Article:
Scarborough-Malvern LRT Update

I have been remiss in not reporting on the open house for the Scarborough-Malvern LRT line.  The display from that open house is available on the project’s website.

This is probably the most straightforward of the projects although it has a few interesting design features.  Most notable is the section west and north of the University of Toronto Scarborough Campus where the line will run side-of-road.  About half-way between Kingston Road and Ellesmere, the line will move from centre-of-road to side-of-road and will cross Highland Creek on its own new bridge.  From that point north and east, the line runs alongside parkland and there is no need to provide access to the property as there would be in a commercial/residential neighbourhood.

The line makes a dogleg to serve UTSC, but this is a major destination.  After turning northwest on Military Trail, the line rejoins Morningside for the run up to Sheppard.  The track layout will be designed so that Sheppard LRT trains could run through to UTSC and provide direct service between the campus and Don Mills Station.

The section on Kingston Road is a fairly standard centre-of-road LRT design with the only special feature being the triangular junction at Eglinton.

Similarly, the Eglinton section uses the standard LRT street profile.  Kennedy Station, as noted elsewhere in this blog, is the subject of a future design to integrate the subway, a relocated RT station and the Eglinton and Scarborough/Malvern lines.

The following is a comment I received after the open house from Robert Wightman, but held onto until I got around to posting this item.

Some Thoughts on The Scarborough Malvern LRT line that only goes to Morningside and Sheppard.

I attended the meeting on Bellamy Road tonight with my son and we were impressed by the presentation. The presentation for each line seems to depend on the group responsible for that line and this was the best of any that I have been to. They had all the usual boards about culturally, scientifically or ecologically sensitive area and noted that there are many in my former borough.

The detail panels about the line itself were quite detailed and showed proposed pocket tracks, bridge design, platform location etc. The entrance to Kennedy station and one other area were not finalized so they left a circle around them and said final details to be determined. They even put in two pocket tracks to turn service back to the outer end of the line “in case they decide to run some of the Sheppard Service to UTSC.” It is a lot cheaper to put in now and it also lets you turn a bad car and send it back to the barns at Sheppard and Meadowvale.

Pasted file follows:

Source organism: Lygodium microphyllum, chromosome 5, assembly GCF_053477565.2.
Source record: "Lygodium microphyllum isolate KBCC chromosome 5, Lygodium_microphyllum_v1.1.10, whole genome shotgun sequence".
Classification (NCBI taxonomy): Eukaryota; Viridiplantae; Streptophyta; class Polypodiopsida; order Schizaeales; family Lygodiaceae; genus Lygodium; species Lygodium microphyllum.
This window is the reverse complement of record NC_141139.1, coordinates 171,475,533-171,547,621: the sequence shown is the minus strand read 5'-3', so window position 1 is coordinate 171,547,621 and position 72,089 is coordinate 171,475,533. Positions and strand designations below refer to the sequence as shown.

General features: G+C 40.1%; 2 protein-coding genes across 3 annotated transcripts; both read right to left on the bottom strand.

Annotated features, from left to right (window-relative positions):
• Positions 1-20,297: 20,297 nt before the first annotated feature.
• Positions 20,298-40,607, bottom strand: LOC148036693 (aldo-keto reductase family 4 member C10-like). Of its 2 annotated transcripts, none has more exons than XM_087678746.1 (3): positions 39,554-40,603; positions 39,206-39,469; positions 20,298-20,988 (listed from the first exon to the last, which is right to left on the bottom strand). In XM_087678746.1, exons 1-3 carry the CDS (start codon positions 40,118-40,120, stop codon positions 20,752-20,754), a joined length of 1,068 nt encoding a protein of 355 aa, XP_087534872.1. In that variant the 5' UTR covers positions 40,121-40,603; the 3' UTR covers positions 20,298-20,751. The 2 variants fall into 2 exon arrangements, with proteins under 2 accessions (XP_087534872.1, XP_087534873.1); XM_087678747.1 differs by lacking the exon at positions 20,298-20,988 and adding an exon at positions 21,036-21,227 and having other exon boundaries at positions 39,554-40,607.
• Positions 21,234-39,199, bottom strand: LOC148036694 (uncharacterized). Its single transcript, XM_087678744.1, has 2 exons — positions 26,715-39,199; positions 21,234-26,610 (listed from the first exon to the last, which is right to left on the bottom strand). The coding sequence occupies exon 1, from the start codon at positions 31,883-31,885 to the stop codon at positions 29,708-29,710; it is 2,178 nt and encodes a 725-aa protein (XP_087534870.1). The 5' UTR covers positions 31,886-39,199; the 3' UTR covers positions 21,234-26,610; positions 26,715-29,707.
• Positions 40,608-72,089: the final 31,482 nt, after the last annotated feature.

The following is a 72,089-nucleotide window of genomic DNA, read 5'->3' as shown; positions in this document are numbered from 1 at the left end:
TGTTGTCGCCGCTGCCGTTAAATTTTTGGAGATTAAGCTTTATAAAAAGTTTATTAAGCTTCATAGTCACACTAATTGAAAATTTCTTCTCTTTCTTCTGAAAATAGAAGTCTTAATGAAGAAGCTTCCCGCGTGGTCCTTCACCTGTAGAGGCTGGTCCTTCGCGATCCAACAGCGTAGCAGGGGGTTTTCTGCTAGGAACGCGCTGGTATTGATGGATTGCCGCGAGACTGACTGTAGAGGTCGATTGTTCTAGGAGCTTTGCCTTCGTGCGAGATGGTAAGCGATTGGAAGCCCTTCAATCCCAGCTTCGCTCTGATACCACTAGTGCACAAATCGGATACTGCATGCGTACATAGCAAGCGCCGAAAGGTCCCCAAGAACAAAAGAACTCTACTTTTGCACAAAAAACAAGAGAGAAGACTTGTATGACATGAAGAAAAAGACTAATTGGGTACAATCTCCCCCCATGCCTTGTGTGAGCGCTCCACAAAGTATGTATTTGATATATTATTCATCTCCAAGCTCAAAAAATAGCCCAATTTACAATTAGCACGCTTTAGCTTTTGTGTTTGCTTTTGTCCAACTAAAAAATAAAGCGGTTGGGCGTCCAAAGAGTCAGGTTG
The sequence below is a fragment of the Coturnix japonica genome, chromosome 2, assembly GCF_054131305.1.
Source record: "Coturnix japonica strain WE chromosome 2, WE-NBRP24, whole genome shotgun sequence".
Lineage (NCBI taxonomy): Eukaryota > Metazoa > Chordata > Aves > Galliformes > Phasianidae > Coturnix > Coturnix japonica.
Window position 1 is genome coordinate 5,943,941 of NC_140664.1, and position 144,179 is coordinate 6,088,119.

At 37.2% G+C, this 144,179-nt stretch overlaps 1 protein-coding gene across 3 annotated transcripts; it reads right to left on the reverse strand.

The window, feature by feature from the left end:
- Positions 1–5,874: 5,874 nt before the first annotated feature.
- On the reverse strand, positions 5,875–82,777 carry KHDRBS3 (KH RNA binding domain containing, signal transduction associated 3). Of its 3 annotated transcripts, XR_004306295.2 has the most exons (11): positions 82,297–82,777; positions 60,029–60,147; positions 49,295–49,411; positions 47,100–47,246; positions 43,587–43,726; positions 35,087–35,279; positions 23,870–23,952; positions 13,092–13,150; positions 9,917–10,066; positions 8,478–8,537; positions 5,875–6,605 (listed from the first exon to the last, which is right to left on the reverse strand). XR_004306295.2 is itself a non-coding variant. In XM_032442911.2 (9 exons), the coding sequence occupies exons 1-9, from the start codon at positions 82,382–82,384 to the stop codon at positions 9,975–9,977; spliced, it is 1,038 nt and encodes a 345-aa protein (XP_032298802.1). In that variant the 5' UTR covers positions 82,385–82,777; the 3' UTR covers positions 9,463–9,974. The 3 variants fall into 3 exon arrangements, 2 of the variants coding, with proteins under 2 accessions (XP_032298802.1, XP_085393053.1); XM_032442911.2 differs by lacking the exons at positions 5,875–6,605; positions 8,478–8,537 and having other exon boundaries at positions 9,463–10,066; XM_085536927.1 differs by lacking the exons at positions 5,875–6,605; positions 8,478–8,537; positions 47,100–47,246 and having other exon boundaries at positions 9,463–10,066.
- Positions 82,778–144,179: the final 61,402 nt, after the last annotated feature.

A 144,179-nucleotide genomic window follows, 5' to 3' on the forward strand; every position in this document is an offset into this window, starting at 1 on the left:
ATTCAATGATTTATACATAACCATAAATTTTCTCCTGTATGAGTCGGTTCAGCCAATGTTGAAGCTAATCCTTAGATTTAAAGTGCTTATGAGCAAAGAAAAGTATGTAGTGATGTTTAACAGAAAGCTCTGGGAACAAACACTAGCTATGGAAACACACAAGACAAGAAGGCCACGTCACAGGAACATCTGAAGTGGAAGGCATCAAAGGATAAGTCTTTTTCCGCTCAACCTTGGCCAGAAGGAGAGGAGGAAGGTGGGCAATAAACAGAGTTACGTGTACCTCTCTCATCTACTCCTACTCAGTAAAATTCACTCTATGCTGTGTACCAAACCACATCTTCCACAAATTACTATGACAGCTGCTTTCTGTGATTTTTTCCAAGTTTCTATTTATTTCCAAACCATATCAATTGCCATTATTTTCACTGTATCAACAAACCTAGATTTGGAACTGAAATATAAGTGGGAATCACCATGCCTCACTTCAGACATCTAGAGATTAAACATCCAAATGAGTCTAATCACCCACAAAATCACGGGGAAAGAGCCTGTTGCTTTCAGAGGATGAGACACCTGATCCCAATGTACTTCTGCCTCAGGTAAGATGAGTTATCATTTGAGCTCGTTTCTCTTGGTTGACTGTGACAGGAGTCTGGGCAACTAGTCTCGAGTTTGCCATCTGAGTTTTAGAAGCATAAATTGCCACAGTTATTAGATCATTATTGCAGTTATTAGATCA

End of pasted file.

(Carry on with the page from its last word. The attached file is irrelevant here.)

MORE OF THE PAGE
They said that all of the storage facilities would have heavy maintenance capabilities with only a few items being shipped out. The line will probably be 750 V and have centre poles. They don’t seem to need to consult with Toronto Fire Services and Toronto EMS like the Waterfront designers do. They said that you needed a pocket track for short turns and storing dead trains every 4.5 to 5 km and could not believe that they were not doing this on Sheppard East. They also thought that the SRT would be more SRT and not LRT but they said that the final decision had not been made.

They thought that construction on Sheppard would start this Fall with preliminary work on the grade separation on the Uxbridge Sub. Since the storage facilities are almost at the end of the line it can be built in stages.

All in all a good meeting.

Yes, this line definitely needs a new name.

A Few Questions About the Scarborough RT Extension

Updated 11:25 am:  Information about maximum gradients added as well as a comment about costing of the underground alignment north of Sheppard.

Last week, the TTC and City conducted an open house for the Scarborough RT extension project.  As regular readers here know, I have long advocated that the RT technology be changed from ICTS to LRT, but there is little sign of a move in that direction in the materials on view at the open house.  A single panel (page 32 in the presentation) says that the technology is yet to be determined, but the design clearly is based on an RT implementation.

This is rather odd considering that a rethink of the RT/LRT debate has been floating around since last fall when Metrolinx produced its report comparing the benefits and costs of various alternatives for the RT extension.  If a real comparison were underway, we would see two designs that reflect the requirements specific to each technology and exploiting the advantages of each.  Moreover, the keep/replace decision would be part of the larger context of the future of the existing RT and its place in the context of Transit City.

Back in 2006, after a study of the RT’s future, the TTC adopted a policy of retaining the ICTS technology.  The context for that decision was very different from today:

  • Neither Transit City nor the Metrolinx Regional Plan had been formulated, much less announced, and a “Scarborough LRT” would have been a free-standing new LRT just as the RT is a self-contained implementation of ICTS.
  • “Rapid Transit” plans consisted of a network of higher-order bus routes plus modest subway expansion.